Ripping a player for his pewrformance on the field is one thing, but ripping him for being there for the birth of his child and take paternity leave is quite another. The following is what happened to Mets second baseman Daniel Murphy. Here is the published report:in the article written by By Mike Oz.
New York Mets second baseman Daniel Murphy is missing his team’s first three games after the birth of his first child. Murphy’s wife went into labor on opening day, so he went to Florida to be present for the birth. Murphy is now taking the full three days of paternity leave allowed for Major League Baseball players.
Does any of that sound out of line or horrible or a betrayal to his team and profession? It shouldn’t. It’s pretty standard practice when a new child is brought into the world.
However, Murphy is getting ripped on New York radio for not cutting short his paternity leave and returning to his team. Mike Francesa, the popular New York sports radio personality, spent about 20 minutes of his show Wednesday talking about Murphy and paternity leave. He was surprised that MLB players even take paternity leave, even though it’s a fairly common practice.
Here are a few of the lowlights from Francesa’s show:
“I don’t know why you need three days off, I’m going to be honest. You see the birth and you get back. What do you do in the first couple days? Maybe you take care of the other kids. Well, you gotta have someone to do that if you’re a Major League Baseball player. I’m sorry, but you do … Your wife doesn’t need your help the first couple days, you know that.”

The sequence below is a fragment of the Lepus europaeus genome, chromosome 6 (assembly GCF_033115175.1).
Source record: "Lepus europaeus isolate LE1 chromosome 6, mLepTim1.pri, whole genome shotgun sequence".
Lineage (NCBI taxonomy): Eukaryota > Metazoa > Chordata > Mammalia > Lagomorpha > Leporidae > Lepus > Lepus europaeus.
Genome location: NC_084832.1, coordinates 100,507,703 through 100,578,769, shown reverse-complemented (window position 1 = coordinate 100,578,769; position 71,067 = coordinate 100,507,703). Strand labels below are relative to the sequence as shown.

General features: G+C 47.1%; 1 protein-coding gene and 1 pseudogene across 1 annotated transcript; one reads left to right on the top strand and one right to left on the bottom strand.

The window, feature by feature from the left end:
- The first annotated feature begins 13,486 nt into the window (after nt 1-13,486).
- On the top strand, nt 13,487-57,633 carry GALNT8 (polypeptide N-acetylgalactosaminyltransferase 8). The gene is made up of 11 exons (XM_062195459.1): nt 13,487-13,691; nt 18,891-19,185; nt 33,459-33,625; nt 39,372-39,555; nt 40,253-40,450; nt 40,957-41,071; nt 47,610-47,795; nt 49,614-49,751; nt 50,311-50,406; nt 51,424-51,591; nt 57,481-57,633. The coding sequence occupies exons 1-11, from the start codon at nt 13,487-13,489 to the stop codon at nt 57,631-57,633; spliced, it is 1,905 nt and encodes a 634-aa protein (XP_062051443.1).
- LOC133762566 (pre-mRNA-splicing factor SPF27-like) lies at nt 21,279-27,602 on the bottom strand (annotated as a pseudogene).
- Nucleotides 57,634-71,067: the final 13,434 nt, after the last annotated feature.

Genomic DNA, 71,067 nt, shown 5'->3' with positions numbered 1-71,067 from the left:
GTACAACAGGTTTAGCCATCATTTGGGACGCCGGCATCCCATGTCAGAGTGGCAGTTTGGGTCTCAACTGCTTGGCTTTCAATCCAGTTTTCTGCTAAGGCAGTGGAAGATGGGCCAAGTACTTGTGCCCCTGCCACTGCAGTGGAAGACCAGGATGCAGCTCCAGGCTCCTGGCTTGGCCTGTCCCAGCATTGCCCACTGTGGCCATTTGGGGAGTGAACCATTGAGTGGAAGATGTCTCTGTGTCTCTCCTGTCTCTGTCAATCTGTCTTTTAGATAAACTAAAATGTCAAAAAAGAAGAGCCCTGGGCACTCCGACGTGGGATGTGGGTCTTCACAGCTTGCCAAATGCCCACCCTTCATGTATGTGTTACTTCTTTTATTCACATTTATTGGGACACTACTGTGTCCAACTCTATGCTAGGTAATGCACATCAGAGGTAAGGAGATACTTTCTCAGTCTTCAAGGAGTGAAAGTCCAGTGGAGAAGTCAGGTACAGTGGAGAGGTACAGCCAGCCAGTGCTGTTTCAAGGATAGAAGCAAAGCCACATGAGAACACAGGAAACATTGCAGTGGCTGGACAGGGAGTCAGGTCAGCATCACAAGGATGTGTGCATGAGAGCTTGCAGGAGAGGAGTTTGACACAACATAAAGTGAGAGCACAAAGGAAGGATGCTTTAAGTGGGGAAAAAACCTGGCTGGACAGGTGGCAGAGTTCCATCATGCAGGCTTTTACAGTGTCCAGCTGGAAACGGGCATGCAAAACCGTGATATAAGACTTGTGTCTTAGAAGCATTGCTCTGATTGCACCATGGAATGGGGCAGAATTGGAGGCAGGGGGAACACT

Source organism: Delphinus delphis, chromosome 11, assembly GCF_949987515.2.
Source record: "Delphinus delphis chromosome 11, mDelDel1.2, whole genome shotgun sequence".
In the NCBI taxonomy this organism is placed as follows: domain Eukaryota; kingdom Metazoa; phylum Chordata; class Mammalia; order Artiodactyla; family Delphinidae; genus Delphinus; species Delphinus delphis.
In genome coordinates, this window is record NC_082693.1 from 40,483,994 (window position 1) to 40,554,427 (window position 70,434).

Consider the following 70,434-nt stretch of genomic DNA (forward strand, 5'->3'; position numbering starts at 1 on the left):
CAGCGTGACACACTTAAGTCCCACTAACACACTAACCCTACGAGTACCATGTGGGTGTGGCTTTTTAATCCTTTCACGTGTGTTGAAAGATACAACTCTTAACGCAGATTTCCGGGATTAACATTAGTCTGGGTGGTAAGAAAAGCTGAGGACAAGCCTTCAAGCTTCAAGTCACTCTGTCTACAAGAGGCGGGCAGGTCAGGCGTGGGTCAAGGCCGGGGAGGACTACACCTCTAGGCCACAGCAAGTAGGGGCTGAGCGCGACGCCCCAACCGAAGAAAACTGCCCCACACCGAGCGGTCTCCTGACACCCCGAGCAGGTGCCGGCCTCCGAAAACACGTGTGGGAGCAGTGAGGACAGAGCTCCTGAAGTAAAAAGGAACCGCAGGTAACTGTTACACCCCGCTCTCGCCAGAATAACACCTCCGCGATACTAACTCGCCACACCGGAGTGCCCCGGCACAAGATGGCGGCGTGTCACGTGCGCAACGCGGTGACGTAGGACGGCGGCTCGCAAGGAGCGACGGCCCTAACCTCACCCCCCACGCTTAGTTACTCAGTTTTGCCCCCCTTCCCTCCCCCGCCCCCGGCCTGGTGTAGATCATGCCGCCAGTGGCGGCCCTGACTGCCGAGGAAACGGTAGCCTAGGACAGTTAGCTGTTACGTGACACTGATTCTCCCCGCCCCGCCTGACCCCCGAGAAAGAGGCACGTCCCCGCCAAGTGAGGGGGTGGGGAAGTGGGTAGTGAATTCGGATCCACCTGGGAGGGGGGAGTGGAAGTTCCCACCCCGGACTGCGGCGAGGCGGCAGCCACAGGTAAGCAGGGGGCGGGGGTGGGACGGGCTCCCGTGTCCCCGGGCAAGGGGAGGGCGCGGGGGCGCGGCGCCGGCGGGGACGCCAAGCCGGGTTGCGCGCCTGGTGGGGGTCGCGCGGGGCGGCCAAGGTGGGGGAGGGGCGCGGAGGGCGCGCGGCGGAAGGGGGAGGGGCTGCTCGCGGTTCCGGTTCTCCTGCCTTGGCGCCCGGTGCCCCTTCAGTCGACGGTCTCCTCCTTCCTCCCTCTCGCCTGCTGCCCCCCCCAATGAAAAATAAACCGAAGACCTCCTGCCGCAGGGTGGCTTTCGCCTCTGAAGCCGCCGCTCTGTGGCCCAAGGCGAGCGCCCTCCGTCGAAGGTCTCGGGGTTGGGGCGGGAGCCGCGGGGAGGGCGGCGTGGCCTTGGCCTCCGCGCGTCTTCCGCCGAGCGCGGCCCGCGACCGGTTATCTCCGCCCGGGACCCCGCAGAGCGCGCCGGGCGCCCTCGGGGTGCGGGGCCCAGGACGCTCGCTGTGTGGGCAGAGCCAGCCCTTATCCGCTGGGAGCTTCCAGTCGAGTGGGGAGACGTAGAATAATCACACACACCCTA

Murphy’s wife wouldn’t need help with their first child the first couple days? Really? Maybe Francesa should have run that past a few mothers before it left his mouth. Here’s another Francesa quote worthy of a facepalm:
“One day, I understand. Go see the baby be born and come back. You’re a Major League Baseball player, you can hire a nurse to take care of the baby if your wife needs help … What are you gonna do? Are you gonna sit there and look at your wife in the hospital bed for two days?”
“For a baseball player, you take a day. You’re back in the lineup the next day. I guarantee you’re not sitting there holding your wife’s hand.”
Much of Francesa’s objection was rooted in back-in-my-day thinking, citing how he was present for the birth of each of his children, then he was back at work the next day. Of course, in Murphy’s case, it’s not like he can go back and forth from Florida to Citi Field every day.
Francesa wasn’t alone in criticizing Murphy. Radio hosts Craig Carton and Boomer Esiason (yes, the former NFL quarterback) also chimed in with a similar refrain. Carton, specifically, didn’t mince words:
“You get your ass back to your team and you play baseball … there’s nothing you can do, you’re not breastfeeding the kid.”
Esiason, meanwhile, said if it were him, he would have told his wife to have a Caesarean section before the season to avoid any conflict with opening day. Esiason said baseball is what make Murphy’s money and provides for his family, so it should be prioritized.
Murphy, 29, is making $5.7 million this season from the Mets. He played in 161 out of 162 games last season, the most of any player on the 2013 Mets by 40 games, and the most of any Mets player since 2008. But sure, New York radio hosts, go ahead and act like Murphy isn’t committed to the team because he’s missing three out of 162 games. In April.
Next time you need a good anecdote about sports people thinking sports is the more important than everything else in life, slip the clash of Daniel Murphy and New York into a conversation.
In other news, Philadelphia Philies shortstop Jimmy Rollins left his team Wednesday to be with his wife as she gives birth. Like we said, this is a fairly common thing.
Here’s hoping Philly radio reacts with more class than New York radio.